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Special Olympics Dufferin fundraiser kicks offat Shelburne Foodland and Orangeville Sobeys


Written By Paula Brown

Local Journalism Initiative Reporter

Special Olympics Dufferin is joining forces with a local grocer to raise funds to help athletes with intellectual disabilities continue to participate in sports.  

Special Olympics Dufferin athletes – Kristoff, Christopher, Sarah and Cole – gathered at Foodland in Shelburne on April 25 to kick off the provincial-wide fundraiser, which raises funds for Special Olympics Ontario. Customers of Shelburne Foodland can donate to the program during checkout, and the same fundraiser is being held at the Sobeys in Orangeville (500 Riddell Rd.).

“We love to support our local Special Olympians. They're a big part of our family here at Foodland and we'd do anything for them,” said Shelburne Foodland store manager, Heidi Piel. “It's great that we can do this for them because it helps them thrive in the world and gives them good goals; it's wonderful.”  

“It's a really nice connection for us because the staff at Foodland are so lovely. We're so grateful because this brings awareness to our community about what Special Olympics does,” said Lisa Carlson, community coordinator for Special Olympics Dufferin. 

Special Olympics Dufferin is a sector of Special Olympics Ontario, a charitable, non-profit organization which provides year-round sports training for individuals with intellectual disabilities. The primary objective of the organization is to contribute to the physical, social and psychological development of people with intellectual disabilities through positive experiences in sports.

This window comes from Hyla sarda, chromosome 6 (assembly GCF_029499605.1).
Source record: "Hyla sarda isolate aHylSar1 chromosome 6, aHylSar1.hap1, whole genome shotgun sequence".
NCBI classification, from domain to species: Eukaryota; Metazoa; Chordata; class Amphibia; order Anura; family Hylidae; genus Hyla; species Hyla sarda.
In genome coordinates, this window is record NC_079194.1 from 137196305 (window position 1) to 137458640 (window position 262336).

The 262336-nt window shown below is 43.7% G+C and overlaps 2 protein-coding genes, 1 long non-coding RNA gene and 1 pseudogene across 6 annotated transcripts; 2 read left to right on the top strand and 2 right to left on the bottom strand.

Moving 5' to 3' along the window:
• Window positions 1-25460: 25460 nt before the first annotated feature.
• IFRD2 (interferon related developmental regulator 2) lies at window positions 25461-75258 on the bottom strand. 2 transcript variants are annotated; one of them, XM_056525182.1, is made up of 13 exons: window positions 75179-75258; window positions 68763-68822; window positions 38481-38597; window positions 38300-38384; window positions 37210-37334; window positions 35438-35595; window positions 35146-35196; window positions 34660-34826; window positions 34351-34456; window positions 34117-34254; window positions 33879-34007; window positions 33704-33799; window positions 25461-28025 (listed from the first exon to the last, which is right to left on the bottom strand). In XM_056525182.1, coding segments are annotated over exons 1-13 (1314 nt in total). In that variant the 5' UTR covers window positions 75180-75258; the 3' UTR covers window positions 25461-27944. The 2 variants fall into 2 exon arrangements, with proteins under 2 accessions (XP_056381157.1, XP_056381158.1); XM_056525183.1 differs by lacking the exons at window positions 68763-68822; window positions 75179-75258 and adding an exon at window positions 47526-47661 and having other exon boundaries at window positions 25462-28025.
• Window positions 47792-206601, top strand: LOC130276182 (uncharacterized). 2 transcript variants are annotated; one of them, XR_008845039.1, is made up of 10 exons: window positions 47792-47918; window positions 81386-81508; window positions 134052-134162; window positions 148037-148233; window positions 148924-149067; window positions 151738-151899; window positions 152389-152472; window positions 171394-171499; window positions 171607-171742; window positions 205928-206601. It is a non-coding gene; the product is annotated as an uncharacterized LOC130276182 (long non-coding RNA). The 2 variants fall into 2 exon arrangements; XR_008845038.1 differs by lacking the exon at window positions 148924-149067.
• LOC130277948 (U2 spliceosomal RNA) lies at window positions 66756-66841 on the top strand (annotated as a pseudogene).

In Dufferin County, about 40 athletes are participating in the Special Olympics. During the winter months, Special Olympics Dufferin runs three sports – swimming, basketball, and curling – and during the summer they run bocce ball, which is their biggest program with around 32 athletes participating. 

In previous years, the local Special Olympics group has been able to offer other sports programs including soccer, softball and track but has had to pull back due to a lack of volunteers and coaches. 

“We actually don't run a lot of sports because of issues getting volunteers, but we keep trying and working at it,” said Carlson. 

As a parent of a Special Olympics Dufferin athlete, Carlson spoke about the benefits that participating in the program brings to those with intellectual disabilities. 

“Special Olympics has been transformative for Cole and I've seen it for many athletes. I've seen so much growth and transformation, and it's helped them grow as people; to have confidence and overcome obstacles. It's why we keep doing it.”

Other parents also shared the experience the children have had since joining the sports programs with Special Olympics Dufferin. 

“It's life-changing really. There's usually a lot of waiting or sideline watching, but this allows her to be right in the game in a way that she really hasn't been before,” said Michelle, whose daughter Sarah is part of the program. 

“Sport is a great way for them to learn. It's a way to build up self-confidence that they're achieving something. They're getting stronger physically but it also supports them mentally and emotionally all the way through,” said Ingrid, whose son Kristof is an athlete with Special Olympics Dufferin. 

The money raised through the Special Olympics fundraiser at Foodland goes towards Special Olympics Ontario to help organize games and competitions throughout the year.

Post date: 2024-05-02 12:16:29
Post date GMT: 2024-05-02 16:16:29
Post modified date: 2024-05-02 12:16:36
Post modified date GMT: 2024-05-02 16:16:36
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